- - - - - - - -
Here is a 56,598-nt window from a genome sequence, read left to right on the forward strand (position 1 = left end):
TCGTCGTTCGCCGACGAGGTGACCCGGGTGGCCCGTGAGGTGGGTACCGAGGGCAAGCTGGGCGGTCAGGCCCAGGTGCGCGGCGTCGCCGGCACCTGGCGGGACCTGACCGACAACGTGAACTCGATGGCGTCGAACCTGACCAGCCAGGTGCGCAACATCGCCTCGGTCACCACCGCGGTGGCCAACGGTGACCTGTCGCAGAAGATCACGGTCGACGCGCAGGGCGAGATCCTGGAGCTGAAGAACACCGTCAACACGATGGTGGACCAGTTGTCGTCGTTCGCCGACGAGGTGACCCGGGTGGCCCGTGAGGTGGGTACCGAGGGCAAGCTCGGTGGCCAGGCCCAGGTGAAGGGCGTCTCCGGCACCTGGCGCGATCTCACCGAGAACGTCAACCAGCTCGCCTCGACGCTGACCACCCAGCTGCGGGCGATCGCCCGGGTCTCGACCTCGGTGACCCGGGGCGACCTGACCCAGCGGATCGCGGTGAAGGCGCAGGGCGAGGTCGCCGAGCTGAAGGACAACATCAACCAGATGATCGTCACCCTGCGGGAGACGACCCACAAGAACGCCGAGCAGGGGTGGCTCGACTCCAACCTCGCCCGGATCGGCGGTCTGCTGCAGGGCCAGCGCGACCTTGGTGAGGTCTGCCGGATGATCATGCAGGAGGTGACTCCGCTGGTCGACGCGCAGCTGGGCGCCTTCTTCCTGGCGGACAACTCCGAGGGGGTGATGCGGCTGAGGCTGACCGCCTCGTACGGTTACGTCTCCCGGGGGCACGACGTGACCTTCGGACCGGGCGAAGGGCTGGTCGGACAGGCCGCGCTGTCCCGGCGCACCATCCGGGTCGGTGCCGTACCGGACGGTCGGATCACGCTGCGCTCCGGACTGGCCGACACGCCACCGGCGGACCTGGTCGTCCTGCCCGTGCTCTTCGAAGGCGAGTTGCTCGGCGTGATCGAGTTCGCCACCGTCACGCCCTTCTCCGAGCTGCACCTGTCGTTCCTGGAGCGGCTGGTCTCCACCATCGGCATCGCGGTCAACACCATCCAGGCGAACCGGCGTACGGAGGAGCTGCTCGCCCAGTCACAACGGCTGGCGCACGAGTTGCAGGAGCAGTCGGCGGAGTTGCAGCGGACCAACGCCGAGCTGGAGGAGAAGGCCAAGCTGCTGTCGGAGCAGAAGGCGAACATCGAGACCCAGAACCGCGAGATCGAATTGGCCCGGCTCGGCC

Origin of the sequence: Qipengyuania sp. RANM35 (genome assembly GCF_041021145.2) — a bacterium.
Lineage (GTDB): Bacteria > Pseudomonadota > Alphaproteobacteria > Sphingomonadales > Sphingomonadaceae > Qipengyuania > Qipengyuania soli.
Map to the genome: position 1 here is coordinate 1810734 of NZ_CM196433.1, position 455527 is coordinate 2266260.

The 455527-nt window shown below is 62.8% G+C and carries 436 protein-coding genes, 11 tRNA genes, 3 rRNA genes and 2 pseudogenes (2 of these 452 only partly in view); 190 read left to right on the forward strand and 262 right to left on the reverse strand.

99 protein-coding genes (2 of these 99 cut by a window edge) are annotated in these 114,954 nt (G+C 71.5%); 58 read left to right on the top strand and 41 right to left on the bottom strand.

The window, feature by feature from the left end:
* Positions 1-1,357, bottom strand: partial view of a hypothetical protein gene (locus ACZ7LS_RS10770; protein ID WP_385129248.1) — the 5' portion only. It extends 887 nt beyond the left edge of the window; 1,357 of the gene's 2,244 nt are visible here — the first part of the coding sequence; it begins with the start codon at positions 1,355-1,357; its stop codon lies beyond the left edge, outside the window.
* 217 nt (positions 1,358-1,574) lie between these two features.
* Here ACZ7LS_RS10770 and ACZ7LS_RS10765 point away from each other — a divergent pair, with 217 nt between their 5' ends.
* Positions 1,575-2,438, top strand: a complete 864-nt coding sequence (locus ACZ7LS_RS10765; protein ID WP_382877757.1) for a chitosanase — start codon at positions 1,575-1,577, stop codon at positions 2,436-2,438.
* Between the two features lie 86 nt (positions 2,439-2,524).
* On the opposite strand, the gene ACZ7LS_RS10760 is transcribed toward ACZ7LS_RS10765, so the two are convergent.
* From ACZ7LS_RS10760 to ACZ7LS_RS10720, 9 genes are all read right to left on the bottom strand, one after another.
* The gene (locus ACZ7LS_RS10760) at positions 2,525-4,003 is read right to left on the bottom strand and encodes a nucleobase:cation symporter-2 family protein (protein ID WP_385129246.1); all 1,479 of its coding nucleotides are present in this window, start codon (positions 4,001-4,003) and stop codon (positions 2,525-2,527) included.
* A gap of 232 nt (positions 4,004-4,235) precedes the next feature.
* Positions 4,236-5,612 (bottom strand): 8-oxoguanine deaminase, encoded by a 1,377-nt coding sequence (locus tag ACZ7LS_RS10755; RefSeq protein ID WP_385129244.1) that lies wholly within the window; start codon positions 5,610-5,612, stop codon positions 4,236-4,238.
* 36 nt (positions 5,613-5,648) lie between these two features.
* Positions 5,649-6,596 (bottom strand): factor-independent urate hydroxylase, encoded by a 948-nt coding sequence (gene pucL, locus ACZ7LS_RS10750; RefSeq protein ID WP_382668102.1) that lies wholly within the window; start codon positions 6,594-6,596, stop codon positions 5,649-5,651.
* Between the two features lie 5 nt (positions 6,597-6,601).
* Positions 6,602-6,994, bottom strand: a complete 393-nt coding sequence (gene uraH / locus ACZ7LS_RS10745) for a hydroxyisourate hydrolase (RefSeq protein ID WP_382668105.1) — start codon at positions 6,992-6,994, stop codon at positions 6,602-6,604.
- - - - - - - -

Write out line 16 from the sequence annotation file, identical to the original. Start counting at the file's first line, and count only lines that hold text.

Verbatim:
* The gene (locus ACZ7LS_RS10760) at positions 2,525-4,003 is read right to left on the bottom strand and encodes a nucleobase:cation symporter-2 family protein (protein ID WP_385129246.1); all 1,479 of its coding nucleotides are present in this window, start codon (positions 4,001-4,003) and stop codon (positions 2,525-2,527) included.